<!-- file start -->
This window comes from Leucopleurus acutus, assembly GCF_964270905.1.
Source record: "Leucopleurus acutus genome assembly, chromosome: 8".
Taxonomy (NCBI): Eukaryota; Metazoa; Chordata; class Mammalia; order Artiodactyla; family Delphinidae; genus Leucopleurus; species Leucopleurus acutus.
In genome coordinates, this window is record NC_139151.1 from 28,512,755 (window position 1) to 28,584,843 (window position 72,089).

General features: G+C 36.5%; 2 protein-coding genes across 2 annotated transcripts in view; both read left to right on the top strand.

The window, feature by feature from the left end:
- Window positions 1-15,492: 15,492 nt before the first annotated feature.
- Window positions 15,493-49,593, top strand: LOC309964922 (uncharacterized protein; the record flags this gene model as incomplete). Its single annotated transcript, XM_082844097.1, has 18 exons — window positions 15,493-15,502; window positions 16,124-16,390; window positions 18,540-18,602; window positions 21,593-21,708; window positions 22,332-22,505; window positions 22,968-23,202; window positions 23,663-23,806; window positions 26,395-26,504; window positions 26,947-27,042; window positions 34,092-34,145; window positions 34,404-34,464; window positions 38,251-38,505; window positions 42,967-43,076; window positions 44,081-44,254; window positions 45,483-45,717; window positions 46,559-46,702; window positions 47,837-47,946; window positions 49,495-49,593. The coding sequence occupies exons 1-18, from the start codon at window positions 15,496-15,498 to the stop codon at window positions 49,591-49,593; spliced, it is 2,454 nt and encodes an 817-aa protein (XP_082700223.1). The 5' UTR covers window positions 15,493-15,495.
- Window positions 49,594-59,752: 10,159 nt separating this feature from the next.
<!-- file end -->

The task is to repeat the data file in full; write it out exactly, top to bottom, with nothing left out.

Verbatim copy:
This window comes from Leucopleurus acutus, assembly GCF_964270905.1.
Source record: "Leucopleurus acutus genome assembly, chromosome: 8".
Taxonomy (NCBI): Eukaryota; Metazoa; Chordata; class Mammalia; order Artiodactyla; family Delphinidae; genus Leucopleurus; species Leucopleurus acutus.
In genome coordinates, this window is record NC_139151.1 from 28,512,755 (window position 1) to 28,584,843 (window position 72,089).

General features: G+C 36.5%; 2 protein-coding genes across 2 annotated transcripts in view; both read left to right on the top strand.

The window, feature by feature from the left end:
- Window positions 1-15,492: 15,492 nt before the first annotated feature.
- Window positions 15,493-49,593, top strand: LOC309964922 (uncharacterized protein; the record flags this gene model as incomplete). Its single annotated transcript, XM_082844097.1, has 18 exons — window positions 15,493-15,502; window positions 16,124-16,390; window positions 18,540-18,602; window positions 21,593-21,708; window positions 22,332-22,505; window positions 22,968-23,202; window positions 23,663-23,806; window positions 26,395-26,504; window positions 26,947-27,042; window positions 34,092-34,145; window positions 34,404-34,464; window positions 38,251-38,505; window positions 42,967-43,076; window positions 44,081-44,254; window positions 45,483-45,717; window positions 46,559-46,702; window positions 47,837-47,946; window positions 49,495-49,593. The coding sequence occupies exons 1-18, from the start codon at window positions 15,496-15,498 to the stop codon at window positions 49,591-49,593; spliced, it is 2,454 nt and encodes an 817-aa protein (XP_082700223.1). The 5' UTR covers window positions 15,493-15,495.
- Window positions 49,594-59,752: 10,159 nt separating this feature from the next.